American History

Credit Hours: 1.0

Course Length: 2 Semesters

Semester 1: Creation of a Nation

Course Description

This course covers the discovery, development, and growth of the United States. Major topics include; American Indian cultures, European colonization of the Americas, and the causes and effects of the American Revolution. Geographical, economic, and political factors are explores as the key factors in the growth of the United States of America. American History I is a survey of the struggle to build the United States of America from the colonial period to the beginning of the twentieth century. By means of reading, analyzing, and applying historical data, students come to appreciate the forces that shaped our history and character as an American people. Not only are the topics of American history discussed, but students also explore research methods and determine accurate sources of data from the past. Knowing the facts and dates of history are just the beginning: each student must understand how history affects him or her.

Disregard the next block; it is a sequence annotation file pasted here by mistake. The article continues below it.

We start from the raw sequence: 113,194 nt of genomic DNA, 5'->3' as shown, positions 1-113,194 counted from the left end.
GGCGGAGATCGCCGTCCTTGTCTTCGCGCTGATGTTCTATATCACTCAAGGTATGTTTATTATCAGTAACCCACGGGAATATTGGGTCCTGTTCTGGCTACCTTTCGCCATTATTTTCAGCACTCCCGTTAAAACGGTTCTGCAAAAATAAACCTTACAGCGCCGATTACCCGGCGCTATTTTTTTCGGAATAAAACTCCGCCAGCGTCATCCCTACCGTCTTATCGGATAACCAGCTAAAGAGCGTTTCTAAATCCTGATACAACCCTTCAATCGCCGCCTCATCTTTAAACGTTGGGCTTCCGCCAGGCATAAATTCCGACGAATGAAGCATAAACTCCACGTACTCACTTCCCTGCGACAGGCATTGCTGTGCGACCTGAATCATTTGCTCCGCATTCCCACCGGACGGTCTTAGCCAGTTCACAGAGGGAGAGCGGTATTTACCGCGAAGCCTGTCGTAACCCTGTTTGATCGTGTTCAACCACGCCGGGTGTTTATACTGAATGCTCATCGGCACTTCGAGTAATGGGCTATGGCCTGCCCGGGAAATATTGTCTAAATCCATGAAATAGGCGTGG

Course Prerequisites

World History

Required Textbook(s) and/or Materials

None

Major Concepts

  • Process of Independence
  • Constitutional Government
  • Industrialism and Slavery
  • Civil War
  • Westward Expansion
  • Post-Civil War Issues

Semester 2: Expansion of a Nation

Course Description

American History B begins with a study of American life before the 1929 Stock Market crash and how the Roaring Twenties influenced society in the late 19th through early 20th centuries. Students will examine the causes and consequences of the Great Depression and move on into a detailed study of World War II with an emphasis on America’s role in the conflict. The course continues with an analysis of the Cold War struggle and America’s rise as a superpower. The Civil Rights and Women’s rights movements, pollution and the environment, and American domestic and foreign policy will be examined. The course wraps up with a summary of current events and issues, including a study of the Middle East. This course begins with an assessment of life in United States pre-World War I and ends with the conflicts of the new millennium. Students look at the nation in terms of economic, social, and political trends. The experiences of the last century are summarized, including a look into the civil rights issues that have embroiled the nation in conflict. The development of the United States of America into a superpower is explored within a global context.

Course Prerequisites

World History

Required Textbook(s) and/or Materials

None

Major Concepts

  • Industrialization
  • The Great Depression
  • World War II
  • Civil Rights
  • American Domestic and Foreign Policy
  • Global Issues
  • Current Events